(e)
The taxpayers objected against the rulings. The second taxpayer previously received another unfavourable ruling on its entitlement to input tax credits that was not objected to. The objections were disallowed. Review by the Tribunal was sought.

Issues decided by the tribunal

The Tribunal had to determine the following issues:

1.
the precise description of the scheme referred to in the rulings;
2.
whether in accordance with subsection 66-5(1) of the GST Act the first taxpayer and J company acquired the aircraft for the purposes of sale or exchange (but not manufacture) in the ordinary course of business;
3.
whether in accordance with paragraph 18(1)(a) of the A New Tax System (Goods and Services Tax Transition) Act 1999 (GST Transition Act) the first taxpayer and J company held the aircraft on 1 July 2000 for the purposes of sale or exchange (but not manufacture) in the ordinary course of business;
4.
whether under paragraph 18(1)(b) of the GST Transition Act, the first taxpayer and J company had held the aircraft prior to 1 July 2000 for any other purpose; and
5.
whether, in the event J company satisfied section 18 of the GST Transition Act and subsection 66-5(1) of the GST Act, its sale of aircraft to B company was a supply of goods that was not a taxable supply for the purposes of paragraph 66-5(2)(e) of the GST Act.

The Tribunal found for the Commissioner as follows:

1.
A conclusion about whether the aircraft were acquired and held for a purpose of sale in the ordinary course of business could not be fixed by an assertion made by the taxpayers in the private ruling application: [2012] AATA 407 at [29]. The conclusion must be based on the facts of the scheme that was the subject of the ruling: [2012] AATA 407 at [29] and [71].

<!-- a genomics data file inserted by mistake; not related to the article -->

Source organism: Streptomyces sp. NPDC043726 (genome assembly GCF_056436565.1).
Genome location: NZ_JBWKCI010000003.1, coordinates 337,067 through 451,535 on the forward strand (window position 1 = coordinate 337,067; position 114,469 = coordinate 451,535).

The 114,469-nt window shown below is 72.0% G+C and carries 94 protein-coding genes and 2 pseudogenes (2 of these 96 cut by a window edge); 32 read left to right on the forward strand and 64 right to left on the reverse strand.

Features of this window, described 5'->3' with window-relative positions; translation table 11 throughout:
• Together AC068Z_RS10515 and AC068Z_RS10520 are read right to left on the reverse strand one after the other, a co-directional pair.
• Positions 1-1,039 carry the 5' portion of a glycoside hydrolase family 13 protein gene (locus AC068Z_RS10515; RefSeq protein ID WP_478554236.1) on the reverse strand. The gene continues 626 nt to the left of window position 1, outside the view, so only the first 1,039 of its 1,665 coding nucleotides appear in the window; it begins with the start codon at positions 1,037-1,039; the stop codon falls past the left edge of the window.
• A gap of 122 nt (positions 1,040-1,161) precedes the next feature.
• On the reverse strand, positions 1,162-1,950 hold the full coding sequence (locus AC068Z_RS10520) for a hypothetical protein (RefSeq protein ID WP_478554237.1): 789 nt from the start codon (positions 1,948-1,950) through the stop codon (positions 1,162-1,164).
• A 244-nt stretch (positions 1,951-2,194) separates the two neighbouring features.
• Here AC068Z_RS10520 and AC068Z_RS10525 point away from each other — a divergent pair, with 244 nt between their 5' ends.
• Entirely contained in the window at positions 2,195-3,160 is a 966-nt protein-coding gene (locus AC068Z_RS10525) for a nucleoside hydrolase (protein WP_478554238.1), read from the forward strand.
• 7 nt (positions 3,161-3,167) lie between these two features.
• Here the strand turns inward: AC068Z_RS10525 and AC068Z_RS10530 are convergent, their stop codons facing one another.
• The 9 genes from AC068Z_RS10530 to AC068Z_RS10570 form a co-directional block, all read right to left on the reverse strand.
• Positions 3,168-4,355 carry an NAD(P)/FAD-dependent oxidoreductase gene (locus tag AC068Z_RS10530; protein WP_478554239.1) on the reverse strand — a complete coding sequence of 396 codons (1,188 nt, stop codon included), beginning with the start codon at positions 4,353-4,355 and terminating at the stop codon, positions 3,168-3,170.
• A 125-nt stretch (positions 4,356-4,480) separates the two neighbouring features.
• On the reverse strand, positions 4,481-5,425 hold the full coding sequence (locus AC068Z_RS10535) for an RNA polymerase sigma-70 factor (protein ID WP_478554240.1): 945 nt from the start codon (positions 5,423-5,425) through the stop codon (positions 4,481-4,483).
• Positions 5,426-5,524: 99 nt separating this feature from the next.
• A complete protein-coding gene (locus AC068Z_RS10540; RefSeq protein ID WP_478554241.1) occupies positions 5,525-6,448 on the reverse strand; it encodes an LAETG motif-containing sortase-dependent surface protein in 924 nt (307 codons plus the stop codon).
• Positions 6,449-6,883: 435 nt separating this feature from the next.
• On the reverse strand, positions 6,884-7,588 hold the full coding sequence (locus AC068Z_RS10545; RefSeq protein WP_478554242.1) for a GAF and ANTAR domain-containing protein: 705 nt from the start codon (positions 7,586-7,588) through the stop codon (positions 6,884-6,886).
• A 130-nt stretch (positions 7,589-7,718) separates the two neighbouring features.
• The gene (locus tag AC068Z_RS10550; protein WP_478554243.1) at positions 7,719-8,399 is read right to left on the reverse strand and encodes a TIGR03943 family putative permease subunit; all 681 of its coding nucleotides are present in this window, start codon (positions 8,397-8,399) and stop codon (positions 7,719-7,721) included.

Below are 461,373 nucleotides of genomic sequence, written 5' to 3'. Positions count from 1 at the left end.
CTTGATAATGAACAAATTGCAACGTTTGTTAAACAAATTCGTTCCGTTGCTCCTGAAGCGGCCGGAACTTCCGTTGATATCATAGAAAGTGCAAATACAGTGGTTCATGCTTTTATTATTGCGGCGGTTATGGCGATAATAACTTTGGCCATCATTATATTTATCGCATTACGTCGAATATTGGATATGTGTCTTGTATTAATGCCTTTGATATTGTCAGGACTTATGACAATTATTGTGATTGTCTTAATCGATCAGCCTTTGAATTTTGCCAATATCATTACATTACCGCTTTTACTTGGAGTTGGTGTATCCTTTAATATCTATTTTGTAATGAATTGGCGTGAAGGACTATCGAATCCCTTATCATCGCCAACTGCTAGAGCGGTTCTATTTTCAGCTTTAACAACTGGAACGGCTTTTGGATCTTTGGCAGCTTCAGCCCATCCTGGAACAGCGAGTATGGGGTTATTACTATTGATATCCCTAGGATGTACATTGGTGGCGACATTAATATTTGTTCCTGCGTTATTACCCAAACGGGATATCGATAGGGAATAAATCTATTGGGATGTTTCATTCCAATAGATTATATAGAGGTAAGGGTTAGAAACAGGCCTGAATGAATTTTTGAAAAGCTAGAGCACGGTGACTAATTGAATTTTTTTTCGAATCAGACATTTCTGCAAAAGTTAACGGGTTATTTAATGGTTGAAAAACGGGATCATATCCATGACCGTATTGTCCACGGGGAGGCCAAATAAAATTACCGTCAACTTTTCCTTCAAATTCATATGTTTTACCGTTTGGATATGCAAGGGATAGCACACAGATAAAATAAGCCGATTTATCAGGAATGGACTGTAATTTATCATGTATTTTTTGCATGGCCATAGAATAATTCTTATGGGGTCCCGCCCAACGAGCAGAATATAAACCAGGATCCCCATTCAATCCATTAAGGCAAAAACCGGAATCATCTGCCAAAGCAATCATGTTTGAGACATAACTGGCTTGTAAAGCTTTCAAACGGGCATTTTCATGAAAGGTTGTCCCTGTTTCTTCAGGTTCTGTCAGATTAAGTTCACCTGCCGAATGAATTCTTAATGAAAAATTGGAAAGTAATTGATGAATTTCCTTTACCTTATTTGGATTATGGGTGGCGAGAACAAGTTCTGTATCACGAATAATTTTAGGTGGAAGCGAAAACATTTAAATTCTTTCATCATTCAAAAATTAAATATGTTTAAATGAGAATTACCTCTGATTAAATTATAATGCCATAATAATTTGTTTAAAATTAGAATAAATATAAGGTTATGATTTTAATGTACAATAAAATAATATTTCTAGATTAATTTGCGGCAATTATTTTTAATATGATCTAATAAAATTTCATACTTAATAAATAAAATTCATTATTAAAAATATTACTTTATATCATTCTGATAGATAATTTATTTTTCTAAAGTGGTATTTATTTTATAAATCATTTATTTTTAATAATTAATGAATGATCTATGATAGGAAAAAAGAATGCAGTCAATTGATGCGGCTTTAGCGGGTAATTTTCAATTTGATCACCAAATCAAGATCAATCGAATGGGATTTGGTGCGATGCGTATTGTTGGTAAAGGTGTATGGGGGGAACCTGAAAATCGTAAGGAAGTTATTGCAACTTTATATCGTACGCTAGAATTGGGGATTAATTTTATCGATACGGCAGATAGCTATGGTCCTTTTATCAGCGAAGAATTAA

2.
Whilst the decision in LeasePlan Australia Limited v Commissioner of Taxation [2009] FCA 1309 that neither a sole nor a dominant purpose test applied to subsection 66-5(1) of the GST Act was binding, the facts of that case were significantly different from those ruled on: [2012] AATA 407 at [49] and [54].
3.
Based on the facts ruled on, the aircraft were not sold in the ordinary course of business. In the ordinary course of business, the aircraft were leased. Consequently, paragraph 18(1)(a) of the GST Transition Act was not satisfied as the aircraft were not held on 1 July 2000 for the purposes of sale or exchange in the ordinary course of business: [2012] AATA 407 at [73]-[74].

The Tribunal also expressed the following opinions regarding Division 48 of the GST Act which did not form part of its reasons for upholding the objection decisions:

The deeming of supplies between GST group members not to be taxable supplies by subsection 48-40(2) of the GST Act, only applied to modify the liability to pay GST and not more broadly as the Commissioner submitted in the application of paragraph 66-5(2)(e) of the GST Act: [2012] AATA 408 at [36].